Monday, February 27, 2012

Examining Santorum's Vomit

Santorum recently vomited: "I don't believe in an America where the separation of church and state is absolute... [T]o say that people of faith have no role in the public square? You bet that makes you throw up" (see his words and a "fact check" here: Fact check: Santorum's take on JFK, religion).

Santorum was referencing JFK's famous words, spoken Sept. 12, 1960: "I believe in an America where the separation of church and state is absolute; where no Catholic prelate would tell the president — should he be Catholic — how to act, and no Protestant minister would tell his parishioners for whom to vote; where no church or church school is granted any public funds or political preference, and where no man is denied public office merely because his religion differs from the president who might appoint him, or the people who might elect him."

So what is Santorum advocating?  There are many countries in the world today with NO separation between church and state.  Countries like Yemen, Afghanistan, Somalia, Sudan, Saudi Arabia, Mauritania, Oman and Iran are theocracies - imposing Sharia (Islamic) law upon their people.  Is Santorum ready for: "I believe in an America where the separation of church and state is NOT absolute; where a Muslim Imam would tell the president — should he be Muslim — how to act, and would tell his parishioners for whom to vote; where Mosques and Islamic schools are granted public funds and political preference, and where man is denied public office merely because his religion differs from the president who might appoint him, or the people who might elect him."  He must take his words to the logical conclusion.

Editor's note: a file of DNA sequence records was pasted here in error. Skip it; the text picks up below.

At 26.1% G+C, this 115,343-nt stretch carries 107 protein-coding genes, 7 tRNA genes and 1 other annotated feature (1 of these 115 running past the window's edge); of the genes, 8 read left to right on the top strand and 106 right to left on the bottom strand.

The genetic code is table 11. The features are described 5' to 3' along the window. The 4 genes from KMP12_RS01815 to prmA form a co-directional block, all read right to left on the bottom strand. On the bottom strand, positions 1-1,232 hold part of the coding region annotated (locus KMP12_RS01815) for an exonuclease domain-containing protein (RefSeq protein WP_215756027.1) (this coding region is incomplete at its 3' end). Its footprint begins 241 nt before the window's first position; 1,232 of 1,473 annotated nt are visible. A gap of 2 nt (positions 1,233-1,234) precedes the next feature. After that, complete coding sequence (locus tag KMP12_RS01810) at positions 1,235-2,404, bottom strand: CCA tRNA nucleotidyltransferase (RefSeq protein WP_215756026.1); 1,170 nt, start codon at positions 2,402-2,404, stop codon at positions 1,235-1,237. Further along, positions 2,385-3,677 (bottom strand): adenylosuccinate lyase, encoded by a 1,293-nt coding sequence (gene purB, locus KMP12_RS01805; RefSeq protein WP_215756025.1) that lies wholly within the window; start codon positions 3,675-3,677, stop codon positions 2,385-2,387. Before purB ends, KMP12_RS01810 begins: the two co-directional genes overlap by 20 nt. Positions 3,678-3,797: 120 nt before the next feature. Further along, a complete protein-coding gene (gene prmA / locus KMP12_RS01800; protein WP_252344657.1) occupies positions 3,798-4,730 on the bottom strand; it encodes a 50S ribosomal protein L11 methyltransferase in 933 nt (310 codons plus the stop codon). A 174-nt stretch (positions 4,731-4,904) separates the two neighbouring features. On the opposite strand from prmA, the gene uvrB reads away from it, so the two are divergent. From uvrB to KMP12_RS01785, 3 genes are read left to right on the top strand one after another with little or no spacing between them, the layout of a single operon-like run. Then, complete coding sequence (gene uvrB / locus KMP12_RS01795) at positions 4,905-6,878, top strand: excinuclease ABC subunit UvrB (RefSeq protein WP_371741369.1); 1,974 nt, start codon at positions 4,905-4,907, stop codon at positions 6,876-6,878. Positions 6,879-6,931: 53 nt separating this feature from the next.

Santorum completely misunderstands and misrepresents the concept of church/state separation (and also President Kennedy's statement).  People of diverse religious faith, and of no faith at all, have always been welcome to participate in the public square. In fact, it is both impossible and un-American to demand anyone "check his or her religious beliefs" before entering the public square or the voting booth. The political process will never be (and should never be) completely void of religious influence because we are religious people.

However, the government should not play favorites and should "make no law respecting an establishment of religion, or prohibiting the free exercise thereof..." (U.S. Constitution, Amendment 1 - Freedom of Religion, Press, Expression).  Moreover, for those who serve in government, "no religious Test shall ever be required as a Qualification to any Office or public Trust under the United States" (U. S. Constitution, Article Six).

It is appropriate and permissible that religion participate in the public square for yes, religion influenced the founding of our nation.  However, while the U.S. may have been founded on Biblical principles and ideals, that does not mean the U.S. was founded as a "Christian Nation."  George Washington was President when the Treaty of Tripoli was signed on November 4, 1796 but it was our second President, John Adams, who signed it into effect on June 10, 1797. Article 11 of that treaty clearly states: "As the Government of the United States of America is not, in any sense, founded on the Christian religion."

Santorum also spoke about the intentions of our founding fathers. The chief architects of the Constitution, James Madison and Thomas Jefferson, were neither eliminating religion from the public square nor were they founding a Christian Nation. James Madison, drafting his preliminary proposals for a Bill of Rights, wrote in 1789: "The civil rights of none shall be abridged because of religious belief or worship, nor shall any national religion be established, nor shall the full and equal rights of conscience be in any manner or in any pretext, infringed." Thomas Jefferson famously wrote in his letter to the Danbury Baptist Association in 1802, "I contemplate with sovereign reverence that act of the whole American people which declared that their legislature should 'make no law respecting an establishment of religion, or prohibiting the free exercise thereof,' thus building a wall of separation between Church and State."